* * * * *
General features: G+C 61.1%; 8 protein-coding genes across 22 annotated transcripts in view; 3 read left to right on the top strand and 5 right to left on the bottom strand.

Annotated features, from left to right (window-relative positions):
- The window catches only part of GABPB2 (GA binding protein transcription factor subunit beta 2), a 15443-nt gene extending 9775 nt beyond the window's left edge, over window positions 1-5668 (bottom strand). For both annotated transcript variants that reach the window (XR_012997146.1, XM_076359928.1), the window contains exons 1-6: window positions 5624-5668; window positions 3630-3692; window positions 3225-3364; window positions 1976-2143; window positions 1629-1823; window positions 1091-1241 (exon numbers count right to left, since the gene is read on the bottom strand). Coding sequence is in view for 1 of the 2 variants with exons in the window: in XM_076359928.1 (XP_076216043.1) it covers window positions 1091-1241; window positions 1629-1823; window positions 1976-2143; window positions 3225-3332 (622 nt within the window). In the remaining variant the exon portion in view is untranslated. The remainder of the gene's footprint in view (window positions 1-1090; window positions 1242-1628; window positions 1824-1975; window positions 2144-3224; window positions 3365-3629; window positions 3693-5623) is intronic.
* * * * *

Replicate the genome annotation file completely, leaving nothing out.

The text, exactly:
General features: G+C 61.1%; 8 protein-coding genes across 22 annotated transcripts in view; 3 read left to right on the top strand and 5 right to left on the bottom strand.

Annotated features, from left to right (window-relative positions):
- The window catches only part of GABPB2 (GA binding protein transcription factor subunit beta 2), a 15443-nt gene extending 9775 nt beyond the window's left edge, over window positions 1-5668 (bottom strand). For both annotated transcript variants that reach the window (XR_012997146.1, XM_076359928.1), the window contains exons 1-6: window positions 5624-5668; window positions 3630-3692; window positions 3225-3364; window positions 1976-2143; window positions 1629-1823; window positions 1091-1241 (exon numbers count right to left, since the gene is read on the bottom strand). Coding sequence is in view for 1 of the 2 variants with exons in the window: in XM_076359928.1 (XP_076216043.1) it covers window positions 1091-1241; window positions 1629-1823; window positions 1976-2143; window positions 3225-3332 (622 nt within the window). In the remaining variant the exon portion in view is untranslated. The remainder of the gene's footprint in view (window positions 1-1090; window positions 1242-1628; window positions 1824-1975; window positions 2144-3224; window positions 3365-3629; window positions 3693-5623) is intronic.